THE GENERAL SYNOD on Tuesday voted overwhelmingly to ask for a ban to stop clergy and church staff members joining the British National Party.
The decision, by 322 votes to 13 with 20 abstentions, was made despite a warning from the secretary-general, William Fittall, that it could be challenged in a court or an employment tribunal. “Since the BNP is not a proscribed political party, it is lawful to be a member. Merely being a member of it could not, therefore, provide a basis for disciplinary proceedings against a member of the clergy.”
Nevetheless, the motion was supported by both Archbishops. Dr Williams resisted moves to dilute it: “We have to name names and talk about specific organisations.”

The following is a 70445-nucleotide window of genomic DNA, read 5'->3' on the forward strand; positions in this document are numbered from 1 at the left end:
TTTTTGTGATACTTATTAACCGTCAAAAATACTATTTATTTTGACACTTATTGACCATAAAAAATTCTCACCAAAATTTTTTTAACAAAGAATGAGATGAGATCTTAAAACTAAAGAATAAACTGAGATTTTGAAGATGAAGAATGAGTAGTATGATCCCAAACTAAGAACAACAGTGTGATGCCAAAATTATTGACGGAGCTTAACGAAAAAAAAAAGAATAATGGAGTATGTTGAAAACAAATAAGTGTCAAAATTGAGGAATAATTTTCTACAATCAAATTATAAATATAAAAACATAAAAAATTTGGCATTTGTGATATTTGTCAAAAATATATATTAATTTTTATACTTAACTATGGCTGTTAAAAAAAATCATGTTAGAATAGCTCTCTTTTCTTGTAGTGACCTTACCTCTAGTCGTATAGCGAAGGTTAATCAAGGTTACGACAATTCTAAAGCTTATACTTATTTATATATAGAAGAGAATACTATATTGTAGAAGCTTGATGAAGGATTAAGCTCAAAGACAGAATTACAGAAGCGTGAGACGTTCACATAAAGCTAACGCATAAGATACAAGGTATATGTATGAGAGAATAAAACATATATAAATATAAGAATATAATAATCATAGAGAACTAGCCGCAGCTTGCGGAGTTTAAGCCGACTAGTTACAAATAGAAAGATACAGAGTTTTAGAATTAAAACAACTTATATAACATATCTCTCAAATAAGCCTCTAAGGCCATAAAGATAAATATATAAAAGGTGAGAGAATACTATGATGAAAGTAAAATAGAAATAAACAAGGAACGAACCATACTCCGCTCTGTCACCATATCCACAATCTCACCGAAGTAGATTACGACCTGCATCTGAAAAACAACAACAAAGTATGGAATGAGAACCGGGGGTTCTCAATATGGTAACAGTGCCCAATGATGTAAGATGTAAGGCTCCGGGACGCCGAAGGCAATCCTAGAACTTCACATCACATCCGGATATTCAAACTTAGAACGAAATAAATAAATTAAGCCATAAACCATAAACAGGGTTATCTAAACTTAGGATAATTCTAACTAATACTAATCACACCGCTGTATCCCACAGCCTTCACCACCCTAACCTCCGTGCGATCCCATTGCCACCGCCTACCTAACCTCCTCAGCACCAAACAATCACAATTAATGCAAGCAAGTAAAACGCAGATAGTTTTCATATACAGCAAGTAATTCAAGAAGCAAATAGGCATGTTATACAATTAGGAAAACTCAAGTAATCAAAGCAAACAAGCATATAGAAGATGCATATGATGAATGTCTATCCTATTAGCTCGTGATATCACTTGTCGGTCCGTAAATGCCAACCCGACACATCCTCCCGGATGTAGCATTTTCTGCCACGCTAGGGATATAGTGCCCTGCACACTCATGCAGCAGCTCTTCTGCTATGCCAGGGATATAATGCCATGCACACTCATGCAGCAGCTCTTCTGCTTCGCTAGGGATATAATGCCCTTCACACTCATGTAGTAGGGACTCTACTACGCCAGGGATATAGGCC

The Synod heard an accusation of racism from one speaker, the Revd Rose Hudson-Wilkin. “We know these views exist here. Why are there so few people from ethnic minorities sitting in this chamber? There are racist undertones in parishes and dioceses. We’re all being nice and friendly [but] the undertones are there.”
The motion, proposed by Vasantha Gnanadoss, refers to the policy of the Association of Chief Police Officers that prohibits membership of the BNP, and requests the House of Bishops “to formulate and implement a comparable policy for the Church of England, to apply to clergy, ordinands, and such employed lay persons as have duties that require them to represent or speak on behalf of the Church.”
See full debate